L&D leaders cited tech skills as most important for training at their
organization in 2020. And, when asked about their top skills shortages, 43%
L&D leaders cited software development (Python, Java script), and 35%
cited AI, machine learning and neural networks and cloud computing.
underestimate the value of soft skills. However, analysis
of the top in-demand soft skills at work in 2020 revealed an uptake in
topics such as communication, creativity, and innovation and growth mindset. L&D
leaders need to be privy about the increasing importance of adopting a growth
mindset and fostering a culture of continuous learning and agility at the
skilling is critical, L&D leaders need to focus on building a learning
culture across the organization in order to foster creativity, agility and innovation,
as evidenced in the list
of in-demand soft skills in 2020, and top soft skill priorities for L&D
for 2020, including innovation (45%), change management (42%), communication
& storytelling (40%), among others.
Tackling Reskilling Challenges
L&D leaders need to be not only
aware of skills gaps but also start tackling reskilling challenges faced by
organizations today, with 39%
L&D leaders citing that existing jobs are constantly being transformed by
automation and AI technology.
The trend of letting go employees
and hiring newer (skilled) employees to address the skills gaps and achieve business
growth is slowly beginning to crumble, given today’s highly competitive labor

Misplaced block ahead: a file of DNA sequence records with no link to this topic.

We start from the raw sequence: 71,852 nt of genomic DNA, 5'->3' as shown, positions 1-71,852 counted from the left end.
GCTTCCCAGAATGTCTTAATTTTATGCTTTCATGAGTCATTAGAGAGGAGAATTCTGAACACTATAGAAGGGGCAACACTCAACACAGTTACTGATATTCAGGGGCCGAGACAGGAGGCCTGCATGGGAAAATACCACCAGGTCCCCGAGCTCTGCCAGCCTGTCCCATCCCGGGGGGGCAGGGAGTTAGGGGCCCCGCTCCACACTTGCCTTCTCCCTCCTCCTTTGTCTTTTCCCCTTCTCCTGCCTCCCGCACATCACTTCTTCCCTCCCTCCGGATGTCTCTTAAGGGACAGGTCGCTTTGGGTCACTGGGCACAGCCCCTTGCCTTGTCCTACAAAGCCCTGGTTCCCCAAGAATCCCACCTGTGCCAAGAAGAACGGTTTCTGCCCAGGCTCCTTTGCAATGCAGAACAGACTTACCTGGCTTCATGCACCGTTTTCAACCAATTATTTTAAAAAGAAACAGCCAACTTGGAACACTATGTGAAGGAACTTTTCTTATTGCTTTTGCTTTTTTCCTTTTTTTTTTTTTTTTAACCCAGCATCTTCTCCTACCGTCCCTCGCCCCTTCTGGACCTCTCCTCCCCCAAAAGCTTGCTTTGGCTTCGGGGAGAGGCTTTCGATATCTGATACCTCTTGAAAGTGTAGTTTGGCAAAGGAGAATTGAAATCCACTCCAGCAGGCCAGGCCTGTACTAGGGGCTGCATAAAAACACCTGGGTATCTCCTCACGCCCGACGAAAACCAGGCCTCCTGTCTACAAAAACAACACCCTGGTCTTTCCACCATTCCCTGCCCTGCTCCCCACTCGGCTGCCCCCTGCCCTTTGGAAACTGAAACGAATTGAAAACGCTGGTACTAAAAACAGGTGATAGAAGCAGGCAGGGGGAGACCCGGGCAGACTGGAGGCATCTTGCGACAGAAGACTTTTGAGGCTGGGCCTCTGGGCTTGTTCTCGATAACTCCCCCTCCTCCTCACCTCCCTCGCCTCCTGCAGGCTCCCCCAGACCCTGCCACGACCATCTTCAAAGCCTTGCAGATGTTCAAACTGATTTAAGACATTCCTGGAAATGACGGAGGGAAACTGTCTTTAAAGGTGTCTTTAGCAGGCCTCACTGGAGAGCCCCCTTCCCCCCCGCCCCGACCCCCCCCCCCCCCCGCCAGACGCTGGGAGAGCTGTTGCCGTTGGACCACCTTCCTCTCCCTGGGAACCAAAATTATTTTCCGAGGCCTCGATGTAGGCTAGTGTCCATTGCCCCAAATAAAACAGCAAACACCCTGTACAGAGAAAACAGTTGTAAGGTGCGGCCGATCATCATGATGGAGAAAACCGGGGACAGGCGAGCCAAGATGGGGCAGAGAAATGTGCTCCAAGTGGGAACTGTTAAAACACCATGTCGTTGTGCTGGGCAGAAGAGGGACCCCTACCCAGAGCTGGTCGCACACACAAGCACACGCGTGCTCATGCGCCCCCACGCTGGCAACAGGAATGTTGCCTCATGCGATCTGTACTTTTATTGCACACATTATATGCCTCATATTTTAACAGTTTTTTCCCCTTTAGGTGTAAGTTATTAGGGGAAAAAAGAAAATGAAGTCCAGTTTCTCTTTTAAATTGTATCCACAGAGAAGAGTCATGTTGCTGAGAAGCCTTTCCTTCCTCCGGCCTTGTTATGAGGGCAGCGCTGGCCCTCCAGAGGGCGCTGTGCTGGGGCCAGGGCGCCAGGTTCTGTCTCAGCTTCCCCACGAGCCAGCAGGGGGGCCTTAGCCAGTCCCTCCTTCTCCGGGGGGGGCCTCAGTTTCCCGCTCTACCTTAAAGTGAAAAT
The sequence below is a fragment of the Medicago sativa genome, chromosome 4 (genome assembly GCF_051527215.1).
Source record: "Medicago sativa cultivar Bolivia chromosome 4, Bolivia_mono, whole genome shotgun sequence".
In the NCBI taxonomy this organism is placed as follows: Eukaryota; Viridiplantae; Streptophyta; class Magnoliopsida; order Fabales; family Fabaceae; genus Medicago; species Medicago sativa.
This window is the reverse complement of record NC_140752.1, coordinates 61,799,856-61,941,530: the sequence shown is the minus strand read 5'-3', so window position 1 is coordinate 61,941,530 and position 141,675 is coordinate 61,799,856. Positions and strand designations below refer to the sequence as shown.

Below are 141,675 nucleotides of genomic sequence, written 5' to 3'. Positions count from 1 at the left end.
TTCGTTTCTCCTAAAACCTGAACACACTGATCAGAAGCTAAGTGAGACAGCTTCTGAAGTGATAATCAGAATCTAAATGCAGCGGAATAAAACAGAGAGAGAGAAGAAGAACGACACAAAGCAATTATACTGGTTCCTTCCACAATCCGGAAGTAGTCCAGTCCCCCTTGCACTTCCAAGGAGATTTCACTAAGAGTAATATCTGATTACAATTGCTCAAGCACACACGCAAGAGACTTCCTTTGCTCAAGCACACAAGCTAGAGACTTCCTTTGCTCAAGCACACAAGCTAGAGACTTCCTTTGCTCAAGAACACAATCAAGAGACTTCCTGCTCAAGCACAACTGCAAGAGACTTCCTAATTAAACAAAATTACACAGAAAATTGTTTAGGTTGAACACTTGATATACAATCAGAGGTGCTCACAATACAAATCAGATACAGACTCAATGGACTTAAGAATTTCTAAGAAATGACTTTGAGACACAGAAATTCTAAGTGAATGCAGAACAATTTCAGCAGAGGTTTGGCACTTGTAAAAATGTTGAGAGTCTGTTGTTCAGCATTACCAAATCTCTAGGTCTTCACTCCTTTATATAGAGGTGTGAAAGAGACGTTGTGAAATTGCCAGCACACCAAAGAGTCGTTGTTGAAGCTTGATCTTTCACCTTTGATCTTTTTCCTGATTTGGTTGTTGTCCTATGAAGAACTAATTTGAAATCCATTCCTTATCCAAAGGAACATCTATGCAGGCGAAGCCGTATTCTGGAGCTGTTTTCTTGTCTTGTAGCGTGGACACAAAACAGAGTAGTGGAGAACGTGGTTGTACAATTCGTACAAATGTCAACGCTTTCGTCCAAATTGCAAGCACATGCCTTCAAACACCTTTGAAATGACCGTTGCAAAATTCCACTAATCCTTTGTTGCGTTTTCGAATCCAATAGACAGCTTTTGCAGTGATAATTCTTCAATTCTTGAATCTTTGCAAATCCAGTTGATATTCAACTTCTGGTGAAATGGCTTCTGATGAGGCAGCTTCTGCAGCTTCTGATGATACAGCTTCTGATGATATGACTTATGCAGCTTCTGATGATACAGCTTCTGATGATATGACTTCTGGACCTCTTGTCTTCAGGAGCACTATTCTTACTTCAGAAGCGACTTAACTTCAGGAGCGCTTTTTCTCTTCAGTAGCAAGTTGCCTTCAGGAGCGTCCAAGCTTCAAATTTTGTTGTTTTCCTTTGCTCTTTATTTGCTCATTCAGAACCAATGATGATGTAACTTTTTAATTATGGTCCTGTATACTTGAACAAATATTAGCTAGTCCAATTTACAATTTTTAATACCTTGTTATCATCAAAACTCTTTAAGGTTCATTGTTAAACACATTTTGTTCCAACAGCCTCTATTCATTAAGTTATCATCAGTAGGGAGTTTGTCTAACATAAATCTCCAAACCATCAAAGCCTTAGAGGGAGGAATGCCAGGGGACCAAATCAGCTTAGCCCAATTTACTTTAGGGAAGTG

markets. Organizations are slowly realizing the fact that retraining and
reskilling a talented employee seems more promising than hiring from the
Agreed, reskilling calls for
strategic measures and long term investment, however, disruptive layoffs pose
more problems that they solve, and the best alternative remains employee training;
L&D leaders have already reskilled 20% of employees in 2019, with AT&T
retraining 180,000 employees for its Future Ready program. This program has
helped the company cut down on outside hire and reskilled employees to take up new
Employees, on the other hand, are
slowly settling into the disruptive nature of work tech, with more and more
employees viewing automation, AI and other disruptive technologies as a welcome
change and leverage the training programs offered by their organizations to
fulfill new roles. As a result, in light of the dire need for reskilling,
organizations are now prioritizing L&D investments, with 35%
L&D teams witnessing a rise in budgets in 2019.
Furthermore, L&D itself needs a
revamp to embrace agility and welcome newer roles like learning technology
managers, learning experience designers and social community managers in the
years to come.
With constant technological
disruptions and the emergence of a new digital world, L&D professionals need
to take inventory and asses their capabilities to reinvent the function itself
in order to future-proof the workforce with relevant skills. Organizations need
to engage newer techniques to retain, manage and develop talent (internally) to
help leaders find relevant skills for future projects. In the coming years,
L&D professionals will need to completely transform their approaches and
processes, including redefining the learning ecosystem, leveraging technologies
like AI and ML themselves to optimize the learner experience and achieve better
learning outcomes and maximize business impact.